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ginnywings
January 16, 2019, 9:51am Report to Moderator

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The thing is, we are the 5th richest nation on earth and the richest in Europe. There never was a problem with trade and economic prosperity to start with. There was only ever a problem with wealth distribution, and the w@ankers who really run the country weren't happy with taking almost everything, they wanted it all, so they introduce austerity measures and those on the bones of their @rse believed the lying fookers when they told them it was all the fault of the immigrants and the Brussels bureaucrats. That was after blaming the Labour party became a bit thin as an excuse. It's not our fault we are stinking rich and you are dirt poor, it's all Johnny Foreigner's fault.

What an absolute fooking shambles and the people fell for it. Once we are out and they can ride rough shod over workers rights and abolish the work time directive, with no one to stop them, then i expect the poor sods will get even poorer, while the likes of the smarmy Gove, Johnson and Rees Mogg et al will be laughing all the way to the bank.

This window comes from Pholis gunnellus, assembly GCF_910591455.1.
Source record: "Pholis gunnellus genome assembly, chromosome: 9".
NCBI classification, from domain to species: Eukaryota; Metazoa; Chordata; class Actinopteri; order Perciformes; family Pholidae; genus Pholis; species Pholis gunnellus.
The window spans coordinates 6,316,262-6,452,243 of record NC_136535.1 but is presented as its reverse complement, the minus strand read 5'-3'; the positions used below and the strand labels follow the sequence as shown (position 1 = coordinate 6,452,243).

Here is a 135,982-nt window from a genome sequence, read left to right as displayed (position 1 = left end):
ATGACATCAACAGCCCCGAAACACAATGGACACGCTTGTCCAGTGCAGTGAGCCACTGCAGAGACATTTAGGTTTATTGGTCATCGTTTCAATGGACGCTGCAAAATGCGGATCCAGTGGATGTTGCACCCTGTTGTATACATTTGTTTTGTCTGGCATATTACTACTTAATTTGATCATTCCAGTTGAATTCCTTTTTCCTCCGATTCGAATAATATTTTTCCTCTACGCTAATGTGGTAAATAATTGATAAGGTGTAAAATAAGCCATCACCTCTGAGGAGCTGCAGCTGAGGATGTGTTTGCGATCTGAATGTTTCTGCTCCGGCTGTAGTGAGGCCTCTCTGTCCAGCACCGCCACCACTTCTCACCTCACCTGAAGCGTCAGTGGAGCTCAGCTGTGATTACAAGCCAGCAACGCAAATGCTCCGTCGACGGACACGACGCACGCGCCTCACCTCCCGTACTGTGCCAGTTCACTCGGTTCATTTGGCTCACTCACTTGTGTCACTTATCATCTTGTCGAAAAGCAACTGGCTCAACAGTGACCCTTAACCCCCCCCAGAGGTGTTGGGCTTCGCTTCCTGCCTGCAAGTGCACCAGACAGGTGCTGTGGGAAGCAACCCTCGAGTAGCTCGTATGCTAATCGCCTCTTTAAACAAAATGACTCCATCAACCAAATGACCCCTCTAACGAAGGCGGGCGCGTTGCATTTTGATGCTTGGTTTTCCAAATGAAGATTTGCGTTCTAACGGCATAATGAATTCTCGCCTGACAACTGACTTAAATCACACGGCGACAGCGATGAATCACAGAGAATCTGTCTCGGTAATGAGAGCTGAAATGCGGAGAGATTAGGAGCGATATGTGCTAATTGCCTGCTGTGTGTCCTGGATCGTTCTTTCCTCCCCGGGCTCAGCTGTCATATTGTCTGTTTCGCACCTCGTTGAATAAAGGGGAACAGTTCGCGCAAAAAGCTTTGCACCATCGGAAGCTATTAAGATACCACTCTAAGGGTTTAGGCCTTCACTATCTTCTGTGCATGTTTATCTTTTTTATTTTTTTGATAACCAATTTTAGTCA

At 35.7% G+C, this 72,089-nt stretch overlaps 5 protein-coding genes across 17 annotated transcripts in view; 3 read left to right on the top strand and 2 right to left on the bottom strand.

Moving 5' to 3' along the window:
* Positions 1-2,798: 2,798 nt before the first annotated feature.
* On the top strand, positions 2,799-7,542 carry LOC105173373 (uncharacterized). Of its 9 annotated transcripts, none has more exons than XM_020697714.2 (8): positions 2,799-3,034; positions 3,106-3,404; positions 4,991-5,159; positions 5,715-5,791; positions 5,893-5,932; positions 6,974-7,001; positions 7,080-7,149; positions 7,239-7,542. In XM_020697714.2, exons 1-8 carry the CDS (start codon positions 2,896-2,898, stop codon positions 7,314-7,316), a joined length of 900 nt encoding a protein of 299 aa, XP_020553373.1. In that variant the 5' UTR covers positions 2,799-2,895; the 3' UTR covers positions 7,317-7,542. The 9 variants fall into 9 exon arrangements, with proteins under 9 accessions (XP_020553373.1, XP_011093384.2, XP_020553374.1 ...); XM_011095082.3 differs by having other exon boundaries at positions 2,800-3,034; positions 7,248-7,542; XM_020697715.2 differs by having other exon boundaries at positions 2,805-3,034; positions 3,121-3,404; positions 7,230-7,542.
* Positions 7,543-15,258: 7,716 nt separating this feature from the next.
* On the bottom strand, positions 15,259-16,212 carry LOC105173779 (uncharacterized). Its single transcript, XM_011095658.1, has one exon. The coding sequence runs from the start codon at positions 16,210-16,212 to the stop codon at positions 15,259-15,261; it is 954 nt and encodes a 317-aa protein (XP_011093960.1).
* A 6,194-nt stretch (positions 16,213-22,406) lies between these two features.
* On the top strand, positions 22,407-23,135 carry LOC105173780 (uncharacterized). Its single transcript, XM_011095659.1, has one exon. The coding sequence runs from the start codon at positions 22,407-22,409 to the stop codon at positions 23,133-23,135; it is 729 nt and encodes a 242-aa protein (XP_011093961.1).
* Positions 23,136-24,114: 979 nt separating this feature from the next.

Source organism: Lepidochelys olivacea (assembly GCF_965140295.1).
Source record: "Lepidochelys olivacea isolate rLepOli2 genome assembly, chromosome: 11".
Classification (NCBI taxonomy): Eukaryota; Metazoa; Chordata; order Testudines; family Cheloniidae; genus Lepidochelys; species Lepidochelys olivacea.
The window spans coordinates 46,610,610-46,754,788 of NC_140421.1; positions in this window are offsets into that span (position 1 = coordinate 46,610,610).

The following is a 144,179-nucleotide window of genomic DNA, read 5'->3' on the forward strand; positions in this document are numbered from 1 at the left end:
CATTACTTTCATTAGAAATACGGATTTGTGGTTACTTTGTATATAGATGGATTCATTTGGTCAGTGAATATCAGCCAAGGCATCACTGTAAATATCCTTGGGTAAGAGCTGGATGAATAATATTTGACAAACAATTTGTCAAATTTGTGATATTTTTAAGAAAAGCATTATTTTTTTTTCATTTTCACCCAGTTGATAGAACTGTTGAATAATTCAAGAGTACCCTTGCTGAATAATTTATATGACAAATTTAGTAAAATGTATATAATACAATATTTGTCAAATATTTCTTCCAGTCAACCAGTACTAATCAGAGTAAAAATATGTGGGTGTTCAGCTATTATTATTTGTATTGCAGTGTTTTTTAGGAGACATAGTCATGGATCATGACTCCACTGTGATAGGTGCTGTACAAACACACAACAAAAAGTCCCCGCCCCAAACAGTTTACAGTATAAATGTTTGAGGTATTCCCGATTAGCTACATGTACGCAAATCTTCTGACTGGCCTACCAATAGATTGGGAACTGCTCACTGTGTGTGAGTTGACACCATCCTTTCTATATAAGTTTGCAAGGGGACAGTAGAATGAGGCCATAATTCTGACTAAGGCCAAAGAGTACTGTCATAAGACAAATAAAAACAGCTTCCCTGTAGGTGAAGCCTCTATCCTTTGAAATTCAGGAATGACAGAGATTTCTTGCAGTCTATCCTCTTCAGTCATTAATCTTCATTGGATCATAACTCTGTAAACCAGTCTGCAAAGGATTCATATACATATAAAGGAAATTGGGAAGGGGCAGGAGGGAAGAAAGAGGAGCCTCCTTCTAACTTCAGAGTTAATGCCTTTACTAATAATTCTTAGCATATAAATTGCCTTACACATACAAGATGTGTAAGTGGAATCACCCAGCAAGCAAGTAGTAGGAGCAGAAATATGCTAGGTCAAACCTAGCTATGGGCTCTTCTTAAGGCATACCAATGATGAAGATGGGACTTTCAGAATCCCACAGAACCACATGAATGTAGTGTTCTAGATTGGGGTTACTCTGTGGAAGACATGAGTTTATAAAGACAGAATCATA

If we are to leave, then to just say fook it, let's get on with it, will be an even bigger mistake than the decision to leave was in the first place.
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grimsby pete
January 16, 2019, 10:31am Report to Moderator

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I think we will come to an agreement that not only pleases all parties and all four nations of the UK,

BUT

This will not happen until after we move into our new stadium at PP.


                           Over 32 years living in Suffolk but always a mariner.
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forza ivano
January 16, 2019, 10:55am Report to Moderator